WPP AUNZ announces $253.5m loss, a decline of over 2000%

The Australian and New Zealand arm of the world’s largest agency holding group, WPP, has announced a loss of $253.5m for the first half of the calendar year.

In the financials posted to the ASX today, WPP AUNZ revealed this is a 2,039.8% decline on its net profit of $13.1m for the same period last year.

On a call to investors this morning, interim CEO John Steedman said the results were disappointing.

Steedman: Tough conditions will continue

Net sales for the group were down slightly from $416.3m for the six months to 30 June 2018, to $405.6m this year, a 2.6% decline, however the group did manage to get operating expenses down from $360.1m to $351.9m.

Earnings before interest, tax, depreciation and amortisation was $56.3m, down from $58.9m.

WPP’s results as released to the ASX (Click to enlarge)

It was the ‘depreciation, amortisation and impairment’ line of the balance sheet, however, which really hit the group. In the first half of the calendar year for 2018, it hit the group with $19.1m. This year, it soared to $325.6m.

A lot of this loss was attributed to the impairment of goodwill, with the group noting weak media spend in Australia as well as both global and local account losses. Customer attrition, plus further hits from the expected slowdown of the Australian economy were also cited.

The impairment charges represent a write down of 25% of the intangible asset value contained in the balance sheet from 31 December, 2018.

WPP’s financial results for the six months to 30 June, 2019 (Click to enlarge)

“In summary, while the group’s financial performance is disappointing, we are doing all we can to right shape the group so that we are fit for the future, to capture growth in the markets we operate and to entrench our position as a leader in creative transformation across Australia and New Zealand,” Steedman told investors.

The group is also expecting further costs as it attempts to simplify its structure.

“In order to deliver integrated solutions for our clients, we are progressing our strategy to simplify the business,” Steedman said in a statement. “In the first half of the year and post the half year end, we have entered into agreements to reduce the portfolio by 20 businesses through closure, merger of brands to enhance services to clients, or sale. This includes the recently announced proposed transaction to sell Kantar.”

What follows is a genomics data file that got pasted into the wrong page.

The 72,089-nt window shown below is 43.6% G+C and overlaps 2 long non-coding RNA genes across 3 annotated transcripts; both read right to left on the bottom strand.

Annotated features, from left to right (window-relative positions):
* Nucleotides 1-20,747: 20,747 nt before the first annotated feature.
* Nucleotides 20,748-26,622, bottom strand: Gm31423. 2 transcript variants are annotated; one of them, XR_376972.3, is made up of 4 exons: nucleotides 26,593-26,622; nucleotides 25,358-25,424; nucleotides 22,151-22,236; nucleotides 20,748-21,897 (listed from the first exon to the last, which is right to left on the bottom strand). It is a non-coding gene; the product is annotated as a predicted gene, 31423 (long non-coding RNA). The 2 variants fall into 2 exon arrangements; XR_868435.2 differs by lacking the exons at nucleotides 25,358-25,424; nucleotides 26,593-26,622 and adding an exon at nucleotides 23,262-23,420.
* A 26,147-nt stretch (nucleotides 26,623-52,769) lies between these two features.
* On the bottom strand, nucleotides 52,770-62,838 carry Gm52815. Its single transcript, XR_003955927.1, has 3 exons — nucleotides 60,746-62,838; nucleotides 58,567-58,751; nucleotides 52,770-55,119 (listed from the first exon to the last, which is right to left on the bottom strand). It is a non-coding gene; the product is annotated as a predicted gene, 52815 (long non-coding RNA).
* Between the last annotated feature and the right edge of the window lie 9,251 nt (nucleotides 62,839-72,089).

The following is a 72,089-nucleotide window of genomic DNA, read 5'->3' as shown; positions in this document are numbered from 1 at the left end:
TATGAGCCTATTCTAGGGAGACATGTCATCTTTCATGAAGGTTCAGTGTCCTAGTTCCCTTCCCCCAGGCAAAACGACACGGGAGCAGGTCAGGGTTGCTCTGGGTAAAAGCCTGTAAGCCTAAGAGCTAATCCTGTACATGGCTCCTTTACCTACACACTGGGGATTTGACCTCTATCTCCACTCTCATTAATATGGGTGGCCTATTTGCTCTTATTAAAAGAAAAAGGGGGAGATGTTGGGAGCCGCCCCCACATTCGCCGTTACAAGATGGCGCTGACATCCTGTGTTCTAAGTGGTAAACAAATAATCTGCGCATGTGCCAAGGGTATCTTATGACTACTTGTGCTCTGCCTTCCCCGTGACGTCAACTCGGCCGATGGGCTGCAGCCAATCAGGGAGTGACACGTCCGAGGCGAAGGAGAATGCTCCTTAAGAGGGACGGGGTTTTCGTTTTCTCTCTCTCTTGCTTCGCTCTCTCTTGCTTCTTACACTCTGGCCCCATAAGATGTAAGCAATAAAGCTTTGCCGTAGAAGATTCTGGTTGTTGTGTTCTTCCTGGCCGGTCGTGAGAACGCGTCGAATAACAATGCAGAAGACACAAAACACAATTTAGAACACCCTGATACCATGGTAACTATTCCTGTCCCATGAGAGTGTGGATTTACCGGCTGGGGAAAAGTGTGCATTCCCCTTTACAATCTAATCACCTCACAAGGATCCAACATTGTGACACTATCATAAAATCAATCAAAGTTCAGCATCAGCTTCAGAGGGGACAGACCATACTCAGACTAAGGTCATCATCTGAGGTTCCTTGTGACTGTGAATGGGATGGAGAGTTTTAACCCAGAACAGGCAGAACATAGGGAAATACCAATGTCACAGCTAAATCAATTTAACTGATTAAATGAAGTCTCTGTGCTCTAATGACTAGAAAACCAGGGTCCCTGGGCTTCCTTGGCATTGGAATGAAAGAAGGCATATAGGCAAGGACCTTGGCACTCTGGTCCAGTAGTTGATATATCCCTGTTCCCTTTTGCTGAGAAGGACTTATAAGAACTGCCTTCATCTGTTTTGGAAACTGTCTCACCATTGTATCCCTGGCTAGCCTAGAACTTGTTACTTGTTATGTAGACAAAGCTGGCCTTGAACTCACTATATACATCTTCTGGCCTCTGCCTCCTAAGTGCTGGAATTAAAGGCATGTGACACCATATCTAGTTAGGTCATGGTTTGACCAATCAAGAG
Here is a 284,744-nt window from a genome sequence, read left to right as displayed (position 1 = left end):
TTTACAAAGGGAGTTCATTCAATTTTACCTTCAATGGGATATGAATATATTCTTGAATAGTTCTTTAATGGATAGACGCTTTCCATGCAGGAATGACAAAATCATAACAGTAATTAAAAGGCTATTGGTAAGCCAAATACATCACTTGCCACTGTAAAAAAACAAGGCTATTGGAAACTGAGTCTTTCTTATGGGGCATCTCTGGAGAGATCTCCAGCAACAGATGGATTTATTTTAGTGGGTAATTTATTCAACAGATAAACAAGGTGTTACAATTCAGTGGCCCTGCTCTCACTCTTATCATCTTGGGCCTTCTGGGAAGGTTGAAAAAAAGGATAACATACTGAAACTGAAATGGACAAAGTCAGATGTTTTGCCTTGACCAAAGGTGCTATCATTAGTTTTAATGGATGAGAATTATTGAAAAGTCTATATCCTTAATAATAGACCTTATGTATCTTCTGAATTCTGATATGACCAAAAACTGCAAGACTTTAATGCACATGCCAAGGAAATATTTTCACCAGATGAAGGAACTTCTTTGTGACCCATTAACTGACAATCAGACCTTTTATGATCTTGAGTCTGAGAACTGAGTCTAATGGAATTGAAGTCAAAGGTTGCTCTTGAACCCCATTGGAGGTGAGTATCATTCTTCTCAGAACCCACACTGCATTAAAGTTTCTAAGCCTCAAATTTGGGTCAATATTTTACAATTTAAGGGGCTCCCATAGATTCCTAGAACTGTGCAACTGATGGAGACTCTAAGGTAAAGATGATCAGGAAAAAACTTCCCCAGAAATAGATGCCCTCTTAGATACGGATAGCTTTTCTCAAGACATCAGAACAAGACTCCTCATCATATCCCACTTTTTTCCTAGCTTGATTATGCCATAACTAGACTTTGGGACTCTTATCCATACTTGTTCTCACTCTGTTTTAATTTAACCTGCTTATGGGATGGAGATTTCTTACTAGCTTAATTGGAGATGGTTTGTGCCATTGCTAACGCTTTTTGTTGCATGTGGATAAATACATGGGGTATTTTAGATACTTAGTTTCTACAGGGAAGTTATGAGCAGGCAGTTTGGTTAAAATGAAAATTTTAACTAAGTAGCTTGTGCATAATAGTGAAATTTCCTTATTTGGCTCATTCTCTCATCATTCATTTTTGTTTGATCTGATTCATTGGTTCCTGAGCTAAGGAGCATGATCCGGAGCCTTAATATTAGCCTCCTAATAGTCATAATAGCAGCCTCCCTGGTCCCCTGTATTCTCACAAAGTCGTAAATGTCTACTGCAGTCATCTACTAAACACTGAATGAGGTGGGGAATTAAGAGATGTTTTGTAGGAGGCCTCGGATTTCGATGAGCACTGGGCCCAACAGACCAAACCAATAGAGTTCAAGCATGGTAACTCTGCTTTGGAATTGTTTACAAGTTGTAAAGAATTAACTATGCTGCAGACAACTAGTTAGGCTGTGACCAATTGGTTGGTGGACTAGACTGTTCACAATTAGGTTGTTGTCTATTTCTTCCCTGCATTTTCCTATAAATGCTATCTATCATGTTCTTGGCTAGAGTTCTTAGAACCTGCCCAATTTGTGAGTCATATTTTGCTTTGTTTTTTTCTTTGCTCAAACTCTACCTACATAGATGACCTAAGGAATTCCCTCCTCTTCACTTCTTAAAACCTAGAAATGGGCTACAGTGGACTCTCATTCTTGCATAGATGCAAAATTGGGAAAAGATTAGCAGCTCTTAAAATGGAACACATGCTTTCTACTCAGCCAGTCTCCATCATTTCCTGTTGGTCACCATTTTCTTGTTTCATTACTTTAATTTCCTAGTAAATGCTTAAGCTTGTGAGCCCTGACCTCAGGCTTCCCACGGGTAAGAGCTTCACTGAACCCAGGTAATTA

WPP has merged a number of its agencies in recent months, including creative agencies J Walter Thompson and Wunderman, to create Wunderman Thompson, and VML and Y&R to create VMLY&R.

With the significant items removed, the group said it delivered a headline profit for the half year of $22.6m, down 15.3% on the year prior’s result of $26.8m.

WPP AUNZ’s headline results by segment (Click to enlarge)

Its net debt position increased to $326m, up from $270.3m at the conclusion of 2018.

Steedman also told investors he expected the tough conditions to continue for the remainder of the calendar year.

The group has also faced some challenges from former high-level staff, with both Rob Moore (former general manager of WPP’s media agency Mediacom in Melbourne), and Carmel Wilson (former managing director of bespoke Vodafone agency Team Red) launching court action this year.

Moore alleges he was made redundant due to the disclosure of his mental health struggles, and has claimed the agency management did not do enough to reduce his workload and stress.

Wilson alleges that harassment and a “boys club” culture ultimately led to her being dismissed after just six months in the role and in need of psychological treatment.

Steedman’s statement accompanying the financial results said workplaces must be open, respectful, collaborative and diverse.

WPP needs to be diverse, says Steedman

“As I’ve said before, attracting and retaining the best people in our industry is vital. To achieve this, we know our workplaces must be open, inclusive, respectful, collaborative and diverse in every sense,” he said.

“To this end, we have set a goal to have an equal gender representation in senior leadership roles by 2021. We have also established a Diversity and Inclusion Council comprising a cross section of representatives from around the company whose objective is to drive cultural change. I’m also very pleased that we committed to an industry-leading parental leave policy as part of a revamped talent and retention plan.”

In October, WPP AUNZ’s new permanent CEO Jens Monsees will join the company from Germany.

Monsees has a big job in front of him

He will be charged with turning the group’s fortunes around.

“Jens has a strong international reputation for building brands and leading change,” Steedman said. “Together with the leadership team, he will be charged with developing a strategic plan to accelerate our positioning for future growth and to capitalise further on the many opportunities available though our scale.”

WPP’s media agencies include Group M’s Wavemaker (the result of a merger between Maxus and MEC), Midshare and Mediacom. Its creative agencies include White Grey (the result of a merger between The White Agency and Grey Group) and Ogilvy. It also has public relations businesses including Opr and PPR.


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